Rots are extremely common and very deadly to orchids because they can spread from one orchid to another quite easily. With most rot problems the culprit is usually overwatering. We’ll talk about a couple types of rot and the first being Black Rot.
Black rot is pretty severe and if left untreated will ultimately kill the plant. The real problem with black rot is that if you’re watering an orchid with black rot and you have other orchids nearby, the splash back can get on those other orchids and ultimately infect them as well.
Black Rot Identification
If you have massive black spots overtaking entire leaves you may have black rot. You can’t mistake the very dark color and it will usually be accompanied with a yellow margin around the edges. It can affect any part of the orchid, but usually starts with the edges of new leaves and works its way down to the roots.
Black Rot Treatment
The first thing you must do is quarantine the infected orchid away from any other plants. Once that is done, you’ll want to increase air circulation on the affected orchid. Raise the orchid off the ground to avoid any type of splash back. Use a sterile razor blade and cut well below the affected area. Allow the cut to dry and apply a fungicide to the cut area. You can use cinnamon combined with cooking oil to create a homemade fungicide paste that works quite well.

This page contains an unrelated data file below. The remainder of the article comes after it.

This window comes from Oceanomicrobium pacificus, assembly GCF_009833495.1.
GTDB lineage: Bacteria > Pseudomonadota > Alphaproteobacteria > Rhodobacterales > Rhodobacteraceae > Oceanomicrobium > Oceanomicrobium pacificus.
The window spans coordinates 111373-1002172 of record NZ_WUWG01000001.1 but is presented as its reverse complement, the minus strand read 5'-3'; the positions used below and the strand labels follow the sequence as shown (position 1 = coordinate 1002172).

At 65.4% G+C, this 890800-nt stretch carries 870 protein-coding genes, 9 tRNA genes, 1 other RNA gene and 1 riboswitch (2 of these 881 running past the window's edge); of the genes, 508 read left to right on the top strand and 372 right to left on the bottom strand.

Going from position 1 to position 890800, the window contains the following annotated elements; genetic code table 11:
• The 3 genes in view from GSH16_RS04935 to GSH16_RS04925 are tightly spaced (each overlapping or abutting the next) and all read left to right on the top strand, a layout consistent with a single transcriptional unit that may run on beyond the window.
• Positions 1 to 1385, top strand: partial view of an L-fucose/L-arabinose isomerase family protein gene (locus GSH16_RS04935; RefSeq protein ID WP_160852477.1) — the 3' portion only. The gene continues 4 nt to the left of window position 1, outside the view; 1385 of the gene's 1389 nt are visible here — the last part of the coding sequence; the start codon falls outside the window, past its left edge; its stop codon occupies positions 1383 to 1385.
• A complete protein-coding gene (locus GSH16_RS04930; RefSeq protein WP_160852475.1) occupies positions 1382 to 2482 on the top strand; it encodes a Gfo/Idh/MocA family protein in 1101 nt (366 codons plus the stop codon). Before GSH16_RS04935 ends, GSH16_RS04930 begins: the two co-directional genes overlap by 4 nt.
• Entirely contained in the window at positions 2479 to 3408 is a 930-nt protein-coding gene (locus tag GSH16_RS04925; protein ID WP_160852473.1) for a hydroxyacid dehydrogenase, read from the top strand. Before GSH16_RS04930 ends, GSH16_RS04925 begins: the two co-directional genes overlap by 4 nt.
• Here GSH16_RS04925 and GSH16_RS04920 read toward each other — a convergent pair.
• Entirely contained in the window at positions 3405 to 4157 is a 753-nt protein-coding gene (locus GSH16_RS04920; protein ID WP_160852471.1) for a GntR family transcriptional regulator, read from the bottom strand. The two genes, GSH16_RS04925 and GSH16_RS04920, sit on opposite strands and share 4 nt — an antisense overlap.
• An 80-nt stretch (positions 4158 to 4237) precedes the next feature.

Another type of rot that is common with orchids is root rot. This happens often with new orchid growers due to overwatering. It occurs when the medium is broken down and the drainage is poor. This can kill your orchid if left untreated.
Root Rot Symptoms
You’ll first probably notice symptoms of root rot on other parts of the orchid. Leaves can become twisted, thin, and shriveled. The roots will be mushy, limp, and dead.
Root Rot Treatment
If you suspect that your orchid has root rot you’ll definitely want to repot with a new substantial medium. But first, you’ll want to remove affected areas with a sterile razor blade. Remove both affected roots and leaves. Apply a fungicide to cut areas.
Root Rot Prevention
Whenever you get a new orchid it’s a good idea to repot it right away to check roots. Often, there will be a couple of dead roots and catching them early is really the way to go. Really, the most common reason for root rot is over watering. Remember if you’re not sure if your orchid needs water, wait another day or two. It’s always better for orchids to be on the dry side as opposed to being damp.